December 11, 2013
Blowin' in the wind
Philippines spots new typhoon after 19th howler
MANILA, Philippines — A typhoon (1) blew out of the northern Philippines on Sunday after leaving 13 people dead, but officials remained on alert after another howler (2) was spotted in the Pacific.
Typhoon Nari also flooded farmlands and destroyed thousands of houses in provinces north of Manila before blowing away into the South China Sea. Chinese authorities said about 27,000 fishing boats had been called back to port (3) yesterday, and heavy rains associated with the storm are expected to hit parts of southern China today.
In San Miguel town in the Philippines’ Bulacan province, the sun shone on villages where floodwaters that reached up to roof-level had receded (4), allowing residents to return from emergency shelters to clean up, wash muddied belongings and repair damaged houses.
Eduardo del Rosario, who heads the government’s disaster-response agency, said police officers, military personnel and local officials would remain on alert after forecasters (5) spotted (6) another typhoon, named Wipha, more than 1,300 kilometers east of the northern Philippines.
Government forecasters said the new typhoon would likely spare the country if it does not veer (7) away from its current course.
Nari was the 19th of more than 20 storms expected to batter the Philippines this year.
A typhoon is a tropical storm (technically, a tropical cyclone) in the region of the Indian or western Pacific oceans. The same phenomenon in the northeast Pacific and northeast Atlantic regions is called a hurricane. Typhoons usually strike the Philippines, China and Japan.
A Hybrid Howler is a low pressure area with some tropical characteristics. Some people call them "vorticanes." Besides this obscure weather definition, a howler is also an obvious, ridiculous error – and, in the world of Harry Potter, a very special kind of letter!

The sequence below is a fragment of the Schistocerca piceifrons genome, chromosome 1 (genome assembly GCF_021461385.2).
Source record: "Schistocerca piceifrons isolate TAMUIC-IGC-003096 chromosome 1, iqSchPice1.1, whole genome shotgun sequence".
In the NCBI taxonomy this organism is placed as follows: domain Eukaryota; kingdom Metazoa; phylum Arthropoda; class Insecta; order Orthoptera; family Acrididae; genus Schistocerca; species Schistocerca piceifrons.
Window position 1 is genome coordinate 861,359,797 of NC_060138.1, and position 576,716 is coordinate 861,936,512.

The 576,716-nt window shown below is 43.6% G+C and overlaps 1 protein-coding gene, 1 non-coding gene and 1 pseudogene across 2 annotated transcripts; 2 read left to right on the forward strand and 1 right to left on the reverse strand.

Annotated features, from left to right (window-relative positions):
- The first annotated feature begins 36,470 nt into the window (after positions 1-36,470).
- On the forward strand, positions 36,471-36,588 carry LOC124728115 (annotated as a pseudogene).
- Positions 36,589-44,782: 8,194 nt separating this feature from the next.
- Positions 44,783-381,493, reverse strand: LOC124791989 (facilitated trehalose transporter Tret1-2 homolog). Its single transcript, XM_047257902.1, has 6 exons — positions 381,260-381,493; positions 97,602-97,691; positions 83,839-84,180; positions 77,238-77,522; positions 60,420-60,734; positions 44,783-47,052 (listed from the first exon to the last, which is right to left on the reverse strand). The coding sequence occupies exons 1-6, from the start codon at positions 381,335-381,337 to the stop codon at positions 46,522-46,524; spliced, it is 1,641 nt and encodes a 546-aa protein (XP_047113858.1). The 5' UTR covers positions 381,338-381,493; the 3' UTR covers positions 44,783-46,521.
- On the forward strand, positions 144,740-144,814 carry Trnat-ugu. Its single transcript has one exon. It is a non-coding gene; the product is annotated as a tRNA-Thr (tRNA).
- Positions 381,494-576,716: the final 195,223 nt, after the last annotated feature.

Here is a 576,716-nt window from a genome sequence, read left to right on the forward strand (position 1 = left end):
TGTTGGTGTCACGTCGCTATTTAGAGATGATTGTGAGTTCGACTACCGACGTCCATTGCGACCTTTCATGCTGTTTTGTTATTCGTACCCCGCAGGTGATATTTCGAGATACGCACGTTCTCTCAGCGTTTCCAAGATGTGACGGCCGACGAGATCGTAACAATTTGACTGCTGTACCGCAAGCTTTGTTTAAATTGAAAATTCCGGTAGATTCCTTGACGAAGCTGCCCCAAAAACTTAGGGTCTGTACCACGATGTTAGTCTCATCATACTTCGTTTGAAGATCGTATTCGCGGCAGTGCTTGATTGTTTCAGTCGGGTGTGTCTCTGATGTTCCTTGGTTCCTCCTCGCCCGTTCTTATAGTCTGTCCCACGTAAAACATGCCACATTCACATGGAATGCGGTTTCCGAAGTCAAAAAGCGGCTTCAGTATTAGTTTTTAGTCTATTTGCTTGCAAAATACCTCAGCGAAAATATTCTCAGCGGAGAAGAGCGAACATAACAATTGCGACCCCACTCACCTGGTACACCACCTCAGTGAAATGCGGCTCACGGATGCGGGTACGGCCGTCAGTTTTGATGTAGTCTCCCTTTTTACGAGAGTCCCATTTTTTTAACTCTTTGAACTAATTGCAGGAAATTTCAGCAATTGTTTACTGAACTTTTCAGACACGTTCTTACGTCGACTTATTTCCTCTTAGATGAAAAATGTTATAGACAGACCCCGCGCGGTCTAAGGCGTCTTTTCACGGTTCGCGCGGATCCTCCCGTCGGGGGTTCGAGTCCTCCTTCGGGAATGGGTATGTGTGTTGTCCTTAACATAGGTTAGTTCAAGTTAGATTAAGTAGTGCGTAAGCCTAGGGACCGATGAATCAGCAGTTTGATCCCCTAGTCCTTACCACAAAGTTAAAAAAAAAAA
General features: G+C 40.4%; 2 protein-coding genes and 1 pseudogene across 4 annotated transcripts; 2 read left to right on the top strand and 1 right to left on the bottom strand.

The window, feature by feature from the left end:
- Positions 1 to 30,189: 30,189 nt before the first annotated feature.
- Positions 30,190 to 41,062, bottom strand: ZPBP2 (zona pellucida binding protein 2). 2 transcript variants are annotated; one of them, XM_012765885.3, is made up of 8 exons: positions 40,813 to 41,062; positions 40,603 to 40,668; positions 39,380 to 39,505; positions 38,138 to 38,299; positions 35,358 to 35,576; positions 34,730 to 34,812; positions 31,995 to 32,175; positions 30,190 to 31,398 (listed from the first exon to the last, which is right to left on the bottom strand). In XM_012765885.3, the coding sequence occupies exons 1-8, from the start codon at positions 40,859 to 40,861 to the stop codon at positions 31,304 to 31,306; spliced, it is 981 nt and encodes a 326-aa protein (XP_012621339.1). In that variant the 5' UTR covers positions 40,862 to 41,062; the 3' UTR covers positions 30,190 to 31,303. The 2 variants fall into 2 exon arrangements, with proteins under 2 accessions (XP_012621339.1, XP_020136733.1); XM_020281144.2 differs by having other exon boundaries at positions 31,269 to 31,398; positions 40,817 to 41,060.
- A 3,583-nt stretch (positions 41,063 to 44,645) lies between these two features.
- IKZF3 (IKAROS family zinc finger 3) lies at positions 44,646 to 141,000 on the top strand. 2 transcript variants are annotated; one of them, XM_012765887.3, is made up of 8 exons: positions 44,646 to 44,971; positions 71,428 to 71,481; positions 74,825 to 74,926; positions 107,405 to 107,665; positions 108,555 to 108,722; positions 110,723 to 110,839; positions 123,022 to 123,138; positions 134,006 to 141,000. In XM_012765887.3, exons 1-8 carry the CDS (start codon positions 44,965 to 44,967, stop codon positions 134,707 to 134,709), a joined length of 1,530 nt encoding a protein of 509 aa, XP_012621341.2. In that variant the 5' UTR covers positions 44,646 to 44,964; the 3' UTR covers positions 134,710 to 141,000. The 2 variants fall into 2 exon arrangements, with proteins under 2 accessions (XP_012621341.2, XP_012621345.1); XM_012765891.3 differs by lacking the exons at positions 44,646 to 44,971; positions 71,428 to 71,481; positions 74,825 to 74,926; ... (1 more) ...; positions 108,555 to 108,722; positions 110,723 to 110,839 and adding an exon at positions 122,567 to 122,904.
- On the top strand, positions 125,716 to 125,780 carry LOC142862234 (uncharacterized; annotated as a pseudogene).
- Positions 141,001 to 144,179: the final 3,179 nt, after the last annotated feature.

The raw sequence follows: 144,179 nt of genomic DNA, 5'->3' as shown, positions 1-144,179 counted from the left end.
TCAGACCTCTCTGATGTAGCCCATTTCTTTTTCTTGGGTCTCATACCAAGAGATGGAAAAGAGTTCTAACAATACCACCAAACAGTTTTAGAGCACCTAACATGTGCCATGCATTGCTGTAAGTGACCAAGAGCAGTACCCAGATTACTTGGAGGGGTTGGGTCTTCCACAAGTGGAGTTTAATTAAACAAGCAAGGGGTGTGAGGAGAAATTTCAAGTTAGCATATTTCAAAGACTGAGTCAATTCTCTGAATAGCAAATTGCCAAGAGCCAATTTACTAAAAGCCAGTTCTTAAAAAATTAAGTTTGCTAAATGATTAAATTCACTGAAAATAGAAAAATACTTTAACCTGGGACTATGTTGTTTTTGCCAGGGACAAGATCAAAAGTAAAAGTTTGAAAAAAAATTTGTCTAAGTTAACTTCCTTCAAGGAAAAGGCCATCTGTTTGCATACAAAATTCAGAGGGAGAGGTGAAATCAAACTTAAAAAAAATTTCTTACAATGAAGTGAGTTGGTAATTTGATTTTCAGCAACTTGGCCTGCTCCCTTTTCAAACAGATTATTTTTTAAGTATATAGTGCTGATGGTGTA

Call back (3)
When ships are called back to port, they are ordered to return. In everyday contexts, you call back someone when you return their telephone call.
To recede means to move gradually away from someone, or to become weaker or smaller. An unrelated but frequent use is “receding hairline”, which describes a man whose hair has stopped growing at the front of the head and who is going bald.
To forecast is to make a prediction or statement about something that is going to happen in the future. A forecaster is usually a weather expert on the media, but “forecast” can be used in many other contexts too (sports, business, etc.).
To spot (6)
To spot something means to see or notice it, especially when the thing you see is not easy to find and requires some effort/concentration (e.g., you spot an error in a piece of writing).
To veer (7)
To veer means to change direction suddenly.
Walks like a duck, talks like a duck – not a duck!
In today's article, we read about a typhoons that “blew out of the northern Philippines” and is “blowing away into the South China Sea” if it does not “veer away from its current course.” In these three statements, a verb is followed by a preposition – so it must be a phrasal verb, right? Wrong!
These three are prepositional verbs, What's the difference? Compare “blow up” and “blow out of...”. The first verb means “explode”, and the adverbial particle “up” changes the meaning of the verb “blow” completely: this is a perfect example of a phrasal verb. In the examples at the beginning of this note, the prepositions simply indicate the direction in which the storm blew/veered, without changing the verb.
English uses prepositions (or words that look and feel like prepositions) much more than Spanish, so it is a good idea to pay attention and know the difference!